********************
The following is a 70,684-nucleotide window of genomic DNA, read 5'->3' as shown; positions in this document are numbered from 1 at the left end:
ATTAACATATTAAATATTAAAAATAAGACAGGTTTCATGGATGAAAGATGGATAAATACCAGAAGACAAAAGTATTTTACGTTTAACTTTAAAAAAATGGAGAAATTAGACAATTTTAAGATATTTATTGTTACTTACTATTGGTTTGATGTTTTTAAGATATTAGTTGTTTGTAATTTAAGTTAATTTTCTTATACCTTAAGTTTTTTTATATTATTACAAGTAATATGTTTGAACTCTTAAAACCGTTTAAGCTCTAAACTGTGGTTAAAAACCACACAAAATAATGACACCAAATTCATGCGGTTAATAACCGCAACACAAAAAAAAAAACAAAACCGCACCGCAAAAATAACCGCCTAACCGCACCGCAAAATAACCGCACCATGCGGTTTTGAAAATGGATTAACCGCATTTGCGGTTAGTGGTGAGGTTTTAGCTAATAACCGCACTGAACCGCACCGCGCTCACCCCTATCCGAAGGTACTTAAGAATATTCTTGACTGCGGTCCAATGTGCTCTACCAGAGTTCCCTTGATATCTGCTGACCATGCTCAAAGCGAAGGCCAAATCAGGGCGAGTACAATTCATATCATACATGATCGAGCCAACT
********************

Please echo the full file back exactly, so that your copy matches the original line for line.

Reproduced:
The following is a 70,684-nucleotide window of genomic DNA, read 5'->3' as shown; positions in this document are numbered from 1 at the left end:
ATTAACATATTAAATATTAAAAATAAGACAGGTTTCATGGATGAAAGATGGATAAATACCAGAAGACAAAAGTATTTTACGTTTAACTTTAAAAAAATGGAGAAATTAGACAATTTTAAGATATTTATTGTTACTTACTATTGGTTTGATGTTTTTAAGATATTAGTTGTTTGTAATTTAAGTTAATTTTCTTATACCTTAAGTTTTTTTATATTATTACAAGTAATATGTTTGAACTCTTAAAACCGTTTAAGCTCTAAACTGTGGTTAAAAACCACACAAAATAATGACACCAAATTCATGCGGTTAATAACCGCAACACAAAAAAAAAAACAAAACCGCACCGCAAAAATAACCGCCTAACCGCACCGCAAAATAACCGCACCATGCGGTTTTGAAAATGGATTAACCGCATTTGCGGTTAGTGGTGAGGTTTTAGCTAATAACCGCACTGAACCGCACCGCGCTCACCCCTATCCGAAGGTACTTAAGAATATTCTTGACTGCGGTCCAATGTGCTCTACCAGAGTTCCCTTGATATCTGCTGACCATGCTCAAAGCGAAGGCCAAATCAGGGCGAGTACAATTCATATCATACATGATCGAGCCAACT